Good afternoon, I’m John Wonderlich, and I am the policy director of the Sunlight Foundation. Thank you so much for joining us today.
I’d like to specifically extend a sincere thanks to Representatives Quigley and Issa for leading the House in creating a Caucus devoted to openness in government. Indeed, we should all praise the members of the Congressional Transparency Caucus for their extraordinary leadership toward creating a more open government. The Sunlight Foundation has long been hoping for this kind of forum to emerge.
Sunlight takes its inspiration from Justice Brandeis’ powerful adage, “Sunlight is said to be the best of disinfectants.”
At the heart of our mission is a belief that technology can be used to create a more informed and engaged citizenry, and a more accountable and responsive government.
Our role as citizens is only as strong as our government is open. This idea is not an abstract, distant kind of public good, since our core actions as citizens all depend on public information.
Three years ago (almost to this day), I stood in the Capitol discussing recommendations from a broad, bipartisan community — the Open House Project — that Sunlight convened to create consensus around reforms that would increase transparency in Congress. In the three years since then, many of these recommendations have become reality.
The restrictions on how members of Congress use the Internet in their official capacity have been fundamentally redrawn, allowing for new creative engagement between citizens and representatives. The Senate has released structured votes data, for the first time. Committees now post far more primary source documents, and are more fully filling their roles as providers of public information. Just this week, the House launched HouseLive.gov, vastly improving access to video of floor proceedings.
These changes accompany a rising cultural expectation for more information online. The broad aspirations of the Open Government Directive, the new analysis that is possible because the House publishes its disbursements online, the new expectation for major bills to be posted online for 72 hours — these are each fueled by public demand for more information, and, at the same time, they are made real because someone in power recognized them as valuable and important enough to act on.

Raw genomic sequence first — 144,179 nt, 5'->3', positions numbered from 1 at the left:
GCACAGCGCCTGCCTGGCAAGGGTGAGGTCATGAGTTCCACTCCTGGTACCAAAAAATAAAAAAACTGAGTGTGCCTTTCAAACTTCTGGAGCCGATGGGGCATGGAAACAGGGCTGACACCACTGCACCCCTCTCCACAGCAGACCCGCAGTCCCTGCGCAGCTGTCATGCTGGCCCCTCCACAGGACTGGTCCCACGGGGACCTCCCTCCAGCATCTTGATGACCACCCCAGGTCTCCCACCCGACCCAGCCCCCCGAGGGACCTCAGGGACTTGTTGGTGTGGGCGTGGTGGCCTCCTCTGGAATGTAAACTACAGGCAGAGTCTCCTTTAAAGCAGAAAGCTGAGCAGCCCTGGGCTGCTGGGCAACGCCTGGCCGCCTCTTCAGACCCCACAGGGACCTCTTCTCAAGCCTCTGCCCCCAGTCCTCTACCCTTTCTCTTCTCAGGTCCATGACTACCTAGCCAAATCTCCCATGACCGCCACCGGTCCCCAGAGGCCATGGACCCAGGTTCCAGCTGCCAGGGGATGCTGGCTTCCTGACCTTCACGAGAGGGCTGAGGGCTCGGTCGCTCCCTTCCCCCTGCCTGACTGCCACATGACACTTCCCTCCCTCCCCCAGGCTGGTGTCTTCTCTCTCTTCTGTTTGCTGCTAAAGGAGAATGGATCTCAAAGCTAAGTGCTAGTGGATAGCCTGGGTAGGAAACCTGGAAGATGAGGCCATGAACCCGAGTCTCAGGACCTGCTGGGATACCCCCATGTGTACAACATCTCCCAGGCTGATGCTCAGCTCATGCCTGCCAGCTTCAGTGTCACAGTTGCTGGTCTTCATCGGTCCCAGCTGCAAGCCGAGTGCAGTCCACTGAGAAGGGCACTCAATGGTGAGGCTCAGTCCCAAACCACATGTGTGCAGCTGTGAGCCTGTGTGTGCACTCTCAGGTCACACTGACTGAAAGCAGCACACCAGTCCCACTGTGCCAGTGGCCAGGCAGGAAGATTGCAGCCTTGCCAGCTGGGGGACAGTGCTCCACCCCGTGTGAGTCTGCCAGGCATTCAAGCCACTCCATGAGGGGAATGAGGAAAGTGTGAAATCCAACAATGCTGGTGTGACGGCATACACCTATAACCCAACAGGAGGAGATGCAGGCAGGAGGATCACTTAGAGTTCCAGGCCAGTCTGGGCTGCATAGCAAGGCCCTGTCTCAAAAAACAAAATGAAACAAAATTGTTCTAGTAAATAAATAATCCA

Our national public information is as complex as the government that creates it. For that reason, transparency reforms have to negotiate a complex set of governmental jurisdictions.
In other words, transparency policy requires unique coordination.
For that reason, we see the creation of the Congressional Transparency Caucus as enormously valuable and historically significant.
And to help advise the Caucus on the emerging trends in open government, the Sunlight Foundation is pleased to announce that we are creating the Advisory Committee on Transparency. The Advisory Committee shares the underlying goals of the Congressional Transparency Caucus and will work to educate Congress and the public about transparency-related issues.
(It is important to note that the Advisory Committee, unlike the Congressional Transparency Caucus, is not part of government.) You can find out more about the Advisory Committee at TransparencyCaucus.org.
In addition to supporting the across-the-aisle collaboration, the new Transparency Caucus will allow representatives to deepen their expertise on transparency matters and engage the American public through education, legislation, and oversight.
We look forward to continuing to work with all of you, and look forward to Congress’s sustained role in safeguarding and improving public access in our country.
Transparency Caucus Launch Remarks
April 30th, 2010 by John Wonderlich · No Comments